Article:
AG Grewal Leads Lawsuit Challenging Trump Administration Rollback of Public Reporting on Workplace Injury, Illness

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Lee Moore

Citizen Inquiries

TRENTON – Continuing the fight to safeguard New Jersey workers, Attorney General Gurbir S. Grewal today filed a lawsuit seeking to stop the Trump Administration from implementing a new rule that would weaken employers’ public reporting obligations for workplace injury and illness information.

In 2016, the Occupational Safety and Health Administration (OSHA) directed all large employers – those with 250 or more employees — to submit to OSHA information from three different workplace injury and illness tracking forms that employers already have to maintain. Just three years later, OSHA pulled an “about face” and disowned that commitment to transparency and public reporting.

Filed today in U.S. District Court for the District of Columbia, the lawsuit challenges as “illegal and unjustified” OSHA’s decision to roll back public reporting requirements.

“New Jersey workers – and workers across the country – have the right to know about dangerous conditions on the job,” said Attorney General Grewal. “Public reporting of workplace safety information helps states enforce our labor laws, forces employers to remove hazards, and empowers workers to demand improvements. Workers deserve that transparency, and the federal government should not be trying to take it away. If Washington won’t stand up for our workers, then I will.”

“Workplace injury and illness reports serve the invaluable function of keeping workers safe,” said Labor Commissioner Robert Asaro-Angelo. “Documenting when, where and how often work-related injuries and illnesses occur helps us determine patterns and target educational and compliance outreach. This rule rollback makes working people less safe, and workplace hazards harder to identify.”

Joined by the Attorneys General of Illinois, Maryland, Massachusetts, Minnesota, and New York, Attorney General Grewal’s lawsuit names U.S. Labor Secretary R. Alexander Acosta, Acting Assistant Secretary of Labor Loren Sweatt, the Department of Labor, and OSHA as Defendants.

In 2016, when it adopted the rules requiring large companies to electronically report the workplace safety information, OSHA touted the reporting requirements as vital because they would help OSHA and states target workplace safety enforcement programs, encourage employers to abate hazards before they resulted in injury or illness, empower workers to identify risks and demand improvements, and provide information to researchers who work on occupational safety and health.

The suit notes that the federal Administrative Procedure Act (APA) requires an agency to “provide a reasoned explanation” for its new rules. Although OSHA now claims that the workplace safety information is not useful and that the electronic reporting might instead compromise worker privacy, the complaint alleges that OSHA has not “come close to justifying its views that the reporting of workplace injuries and illnesses had few benefits to states, workers and researchers, or that it puts workers’ privacy at risk.”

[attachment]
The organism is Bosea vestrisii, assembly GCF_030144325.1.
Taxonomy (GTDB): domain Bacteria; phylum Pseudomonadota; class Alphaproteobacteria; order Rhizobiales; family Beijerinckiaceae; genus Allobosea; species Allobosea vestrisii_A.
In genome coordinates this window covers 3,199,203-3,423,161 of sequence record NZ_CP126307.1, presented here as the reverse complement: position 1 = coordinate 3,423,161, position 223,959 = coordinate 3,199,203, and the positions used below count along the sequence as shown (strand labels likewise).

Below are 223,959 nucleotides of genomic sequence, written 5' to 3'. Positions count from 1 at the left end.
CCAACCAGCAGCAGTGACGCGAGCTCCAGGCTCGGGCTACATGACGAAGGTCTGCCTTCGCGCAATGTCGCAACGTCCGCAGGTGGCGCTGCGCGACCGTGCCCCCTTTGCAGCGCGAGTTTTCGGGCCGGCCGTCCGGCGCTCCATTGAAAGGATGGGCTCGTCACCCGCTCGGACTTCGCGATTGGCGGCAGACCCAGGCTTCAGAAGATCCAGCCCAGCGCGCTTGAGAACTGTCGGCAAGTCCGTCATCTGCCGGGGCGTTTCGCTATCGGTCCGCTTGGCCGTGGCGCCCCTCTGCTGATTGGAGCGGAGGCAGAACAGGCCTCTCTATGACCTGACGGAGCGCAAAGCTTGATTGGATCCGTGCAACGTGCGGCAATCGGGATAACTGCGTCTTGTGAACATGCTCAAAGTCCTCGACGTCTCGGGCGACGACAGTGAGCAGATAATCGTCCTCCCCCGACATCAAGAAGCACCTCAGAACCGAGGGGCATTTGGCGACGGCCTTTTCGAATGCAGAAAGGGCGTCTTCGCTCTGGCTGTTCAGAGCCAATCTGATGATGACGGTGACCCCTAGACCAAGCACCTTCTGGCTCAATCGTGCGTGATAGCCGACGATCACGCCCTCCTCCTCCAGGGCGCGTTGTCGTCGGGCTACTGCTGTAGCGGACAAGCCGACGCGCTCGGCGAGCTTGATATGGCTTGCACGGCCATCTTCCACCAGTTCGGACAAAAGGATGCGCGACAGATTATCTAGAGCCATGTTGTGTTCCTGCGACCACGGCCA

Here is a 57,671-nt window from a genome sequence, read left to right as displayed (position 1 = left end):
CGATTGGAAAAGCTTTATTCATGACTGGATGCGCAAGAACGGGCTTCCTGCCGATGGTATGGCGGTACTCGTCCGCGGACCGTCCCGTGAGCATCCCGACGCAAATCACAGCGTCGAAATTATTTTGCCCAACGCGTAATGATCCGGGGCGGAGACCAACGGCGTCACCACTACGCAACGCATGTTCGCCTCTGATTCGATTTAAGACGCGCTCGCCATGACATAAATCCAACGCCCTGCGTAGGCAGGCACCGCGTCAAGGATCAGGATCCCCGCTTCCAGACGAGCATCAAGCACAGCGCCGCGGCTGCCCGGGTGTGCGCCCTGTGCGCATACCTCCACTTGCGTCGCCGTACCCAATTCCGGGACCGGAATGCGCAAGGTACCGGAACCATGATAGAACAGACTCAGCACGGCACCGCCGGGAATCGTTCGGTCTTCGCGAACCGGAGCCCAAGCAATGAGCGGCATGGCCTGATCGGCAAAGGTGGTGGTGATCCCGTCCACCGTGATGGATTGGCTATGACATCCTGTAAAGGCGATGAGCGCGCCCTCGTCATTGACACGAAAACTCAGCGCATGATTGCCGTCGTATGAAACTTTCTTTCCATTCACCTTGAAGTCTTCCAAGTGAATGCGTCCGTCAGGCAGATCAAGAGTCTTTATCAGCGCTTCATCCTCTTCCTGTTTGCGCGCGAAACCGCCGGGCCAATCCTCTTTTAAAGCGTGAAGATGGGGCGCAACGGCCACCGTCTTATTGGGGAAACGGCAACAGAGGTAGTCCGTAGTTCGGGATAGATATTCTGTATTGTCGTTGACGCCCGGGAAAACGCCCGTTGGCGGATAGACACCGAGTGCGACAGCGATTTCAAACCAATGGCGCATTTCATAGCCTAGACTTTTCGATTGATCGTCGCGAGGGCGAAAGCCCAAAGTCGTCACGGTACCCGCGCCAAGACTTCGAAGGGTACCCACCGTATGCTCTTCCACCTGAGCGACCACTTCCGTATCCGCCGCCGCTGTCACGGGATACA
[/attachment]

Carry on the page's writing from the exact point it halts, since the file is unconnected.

Because it lacks any valid rationale, the lawsuit argues, the new OSHA rule fails to meet APA criteria, has no legal basis and should be vacated by the court. The lawsuit also asks the court to order that “all aspects” of the original OSHA reporting rule promulgated in 2016 be implemented.

At the time, OSHA took certain steps to reconcile its new reporting requirement with the need to protect privacy. For example, it elected not to collect data from certain fields on the reporting forms – such as employee names and the names of treating physicians – because collecting and publishing such data could create a privacy risk.

Today’s lawsuit notes that the Administration now dismisses “out of hand” the privacy protections OSHA devised and recommended in 2016, and is mounting a host of other “inconsistent” and “illogical” arguments to support its effort to ease the reporting obligation of large employers.

The complaint also alleges direct harms to New Jersey. Among other things, OSHA’s new rule will undermine the On-Site Consultation Service, a program run by the state Department of Labor and Workforce Development to help employers identify hazards and improve safety at their workplaces. The rollback also harms research and training at Rutgers University’s Center for Public Health Workforce Development, by limiting available information on workplace injuries and illnesses – as well as information that could provide insight on the effectiveness of prevention efforts.

The lawsuit builds upon a prior letter Attorney General Grewal sent in September 2018, seeking to block the new OSHA rollback. At the time, Attorney General Grewal noted that public reporting of workplace injuries and illnesses offers “significant benefits.”


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